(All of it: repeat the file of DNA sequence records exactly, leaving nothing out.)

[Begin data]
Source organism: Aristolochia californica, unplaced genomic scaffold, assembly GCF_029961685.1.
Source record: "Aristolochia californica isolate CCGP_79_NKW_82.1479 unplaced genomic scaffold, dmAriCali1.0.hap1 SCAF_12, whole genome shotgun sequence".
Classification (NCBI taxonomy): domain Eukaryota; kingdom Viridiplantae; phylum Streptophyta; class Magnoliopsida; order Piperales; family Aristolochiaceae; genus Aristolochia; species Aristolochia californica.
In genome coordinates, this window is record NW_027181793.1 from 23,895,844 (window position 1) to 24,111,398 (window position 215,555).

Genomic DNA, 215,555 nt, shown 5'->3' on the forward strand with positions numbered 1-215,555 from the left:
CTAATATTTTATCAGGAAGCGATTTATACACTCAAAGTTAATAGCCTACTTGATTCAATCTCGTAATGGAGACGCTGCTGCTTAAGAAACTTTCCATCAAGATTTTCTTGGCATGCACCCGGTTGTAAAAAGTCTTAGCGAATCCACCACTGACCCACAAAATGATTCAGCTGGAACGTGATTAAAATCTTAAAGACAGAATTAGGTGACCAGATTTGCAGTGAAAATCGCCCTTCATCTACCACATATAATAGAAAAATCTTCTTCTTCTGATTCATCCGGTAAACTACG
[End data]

Source organism: Aristolochia californica, unplaced genomic scaffold, assembly GCF_029961685.1.
Source record: "Aristolochia californica isolate CCGP_79_NKW_82.1479 unplaced genomic scaffold, dmAriCali1.0.hap1 SCAF_12, whole genome shotgun sequence".
Classification (NCBI taxonomy): domain Eukaryota; kingdom Viridiplantae; phylum Streptophyta; class Magnoliopsida; order Piperales; family Aristolochiaceae; genus Aristolochia; species Aristolochia californica.
In genome coordinates, this window is record NW_027181793.1 from 23,895,844 (window position 1) to 24,111,398 (window position 215,555).

Genomic DNA, 215,555 nt, shown 5'->3' on the forward strand with positions numbered 1-215,555 from the left:
CTAATATTTTATCAGGAAGCGATTTATACACTCAAAGTTAATAGCCTACTTGATTCAATCTCGTAATGGAGACGCTGCTGCTTAAGAAACTTTCCATCAAGATTTTCTTGGCATGCACCCGGTTGTAAAAAGTCTTAGCGAATCCACCACTGACCCACAAAATGATTCAGCTGGAACGTGATTAAAATCTTAAAGACAGAATTAGGTGACCAGATTTGCAGTGAAAATCGCCCTTCATCTACCACATATAATAGAAAAATCTTCTTCTTCTGATTCATCCGGTAAACTACG